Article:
osocial security program ▪benefits do not depend on contributions, or which is financed directly out of the government budget. ▪This type of social security system would be most vulnerable to the HIV/AIDS epidemic, as claims would increase proportionally with mortality rates, while revenues, if the system is financed from contributions rather than the government budget, stay constant. •Fiscal Balance oHIV/AIDS affects government revenues primarily through its adverse impact on the tax base. oAs the rate of population growth declines, so do components of the tax base such as personal income, company profits, imports, or consumption." oAlso, company profits are negatively affected by HlV/AIDS-related costs, and losses of public servants could result in a decline in tax collection rates. oAt the same time, certain categories of expenditure (e.g. health and social expenditure, and overall personnel costs) will increase 15.3Supply of Labour •The overall size of the labour force declines •the age structure shifts due to changes in mortality and birth rates •the skill composition of the supply of labour changes •labour turnover rates increase. 15.4Companies •Direct Cost oAbsenteeism osick leave odisability pensions omedical care opensions to surviving dependents oloss of productivity ofuneral cost and attendance •Training and learning on the job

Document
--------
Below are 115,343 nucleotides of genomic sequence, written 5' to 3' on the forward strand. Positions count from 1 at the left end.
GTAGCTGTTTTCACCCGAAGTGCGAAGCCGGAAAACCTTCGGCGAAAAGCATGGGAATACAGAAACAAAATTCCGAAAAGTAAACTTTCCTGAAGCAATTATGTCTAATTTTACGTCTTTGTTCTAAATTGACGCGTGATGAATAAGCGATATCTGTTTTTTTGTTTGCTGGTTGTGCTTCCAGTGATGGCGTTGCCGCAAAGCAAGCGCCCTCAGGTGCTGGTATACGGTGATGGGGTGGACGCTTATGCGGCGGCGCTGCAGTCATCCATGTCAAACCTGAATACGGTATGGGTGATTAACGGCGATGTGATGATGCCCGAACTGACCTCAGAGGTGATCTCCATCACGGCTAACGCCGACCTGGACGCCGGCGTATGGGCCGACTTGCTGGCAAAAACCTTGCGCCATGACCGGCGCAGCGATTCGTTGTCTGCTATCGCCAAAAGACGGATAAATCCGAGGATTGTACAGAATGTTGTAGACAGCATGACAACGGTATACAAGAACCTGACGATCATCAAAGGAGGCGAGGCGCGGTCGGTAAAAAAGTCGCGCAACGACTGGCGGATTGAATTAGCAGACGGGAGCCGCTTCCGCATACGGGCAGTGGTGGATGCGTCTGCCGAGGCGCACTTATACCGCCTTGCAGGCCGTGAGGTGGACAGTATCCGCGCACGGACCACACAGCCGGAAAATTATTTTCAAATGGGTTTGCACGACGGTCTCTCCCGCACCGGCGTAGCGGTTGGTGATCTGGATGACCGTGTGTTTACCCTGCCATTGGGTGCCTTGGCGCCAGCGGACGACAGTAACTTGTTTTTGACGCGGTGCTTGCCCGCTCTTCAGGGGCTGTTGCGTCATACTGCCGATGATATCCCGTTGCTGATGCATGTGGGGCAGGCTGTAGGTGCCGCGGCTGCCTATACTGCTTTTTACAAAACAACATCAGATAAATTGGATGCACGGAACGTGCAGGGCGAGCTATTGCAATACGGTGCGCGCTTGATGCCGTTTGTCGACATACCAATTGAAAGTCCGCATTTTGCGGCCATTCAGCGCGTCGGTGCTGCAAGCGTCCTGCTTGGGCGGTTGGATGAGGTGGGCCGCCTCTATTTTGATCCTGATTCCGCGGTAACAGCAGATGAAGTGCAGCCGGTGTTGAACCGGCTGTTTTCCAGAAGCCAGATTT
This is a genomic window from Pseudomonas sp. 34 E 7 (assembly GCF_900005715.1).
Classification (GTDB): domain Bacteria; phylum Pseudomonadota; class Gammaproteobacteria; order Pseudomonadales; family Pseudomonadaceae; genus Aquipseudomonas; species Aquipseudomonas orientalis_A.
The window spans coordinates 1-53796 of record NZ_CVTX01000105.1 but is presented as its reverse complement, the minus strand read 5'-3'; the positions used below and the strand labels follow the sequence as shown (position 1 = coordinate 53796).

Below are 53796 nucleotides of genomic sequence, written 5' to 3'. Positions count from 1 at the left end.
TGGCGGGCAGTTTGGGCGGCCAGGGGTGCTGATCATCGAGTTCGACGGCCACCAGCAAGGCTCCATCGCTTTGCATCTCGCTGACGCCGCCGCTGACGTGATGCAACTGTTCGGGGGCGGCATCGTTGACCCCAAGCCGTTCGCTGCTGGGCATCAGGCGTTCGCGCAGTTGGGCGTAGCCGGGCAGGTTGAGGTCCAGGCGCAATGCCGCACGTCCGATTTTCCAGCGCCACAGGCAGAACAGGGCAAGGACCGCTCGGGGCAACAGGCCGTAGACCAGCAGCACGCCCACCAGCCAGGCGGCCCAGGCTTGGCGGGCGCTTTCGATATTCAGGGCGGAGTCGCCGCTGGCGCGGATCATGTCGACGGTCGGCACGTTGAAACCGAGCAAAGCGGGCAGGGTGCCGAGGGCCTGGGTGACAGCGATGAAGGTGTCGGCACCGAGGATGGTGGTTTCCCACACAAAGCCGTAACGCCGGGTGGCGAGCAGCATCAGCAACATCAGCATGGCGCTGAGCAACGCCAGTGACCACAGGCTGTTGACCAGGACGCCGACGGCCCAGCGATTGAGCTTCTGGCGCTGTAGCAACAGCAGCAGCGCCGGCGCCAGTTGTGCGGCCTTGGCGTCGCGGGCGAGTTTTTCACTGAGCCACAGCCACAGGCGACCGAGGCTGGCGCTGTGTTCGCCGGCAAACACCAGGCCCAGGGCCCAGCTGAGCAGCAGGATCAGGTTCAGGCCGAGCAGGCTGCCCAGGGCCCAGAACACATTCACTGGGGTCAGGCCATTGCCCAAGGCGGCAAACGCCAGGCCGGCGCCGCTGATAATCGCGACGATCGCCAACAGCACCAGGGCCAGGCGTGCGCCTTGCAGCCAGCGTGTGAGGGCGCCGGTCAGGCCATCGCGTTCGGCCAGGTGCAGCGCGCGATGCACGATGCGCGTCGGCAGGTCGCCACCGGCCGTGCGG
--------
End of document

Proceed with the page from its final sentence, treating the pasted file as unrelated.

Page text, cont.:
Page 21 of 39 oReduce the incentives to companies to invest in training of their employees. oThe returns from investments in human capital to companies can be measured by the time an employee can be expected to stay with the company, discounted by an appropriate interest rate. oIf mortality rise, returns fall 15.5Economic Growth and per capita Income •HIV I AIDS may affect economic growth and income per capita through various channels. •Disruptions to the production process caused by sickness and death of employees have an adverse impact on productivity, and the ecline in the rate of growth of the labour force •results in a fall in the rate of growth of GDP. •Also, HIVIAIDS affects the supply of human capital (relative to the size of the labour force) if the average level of experience in the workforce declines, if HIV prevalence rates differ across segments of the population, and if the quality of education deteriorates. •Capital Accumulation oneoclassical growth model: a decline in the rate of growth of the labour force is associated with an increase in the steady-state capital-labour ratio and thus output per head opublic and private domestic savings fall as AIDS-related expenditures rise and, for private households, families have to cushion off the income loss that occurs if a breadwinner falls sick and dies. oAlso, the rate of return to capital is likely to decline, owing to a fall in productivity, increasing personnel expenditure, and a possible increase in the capital-labour ratio.
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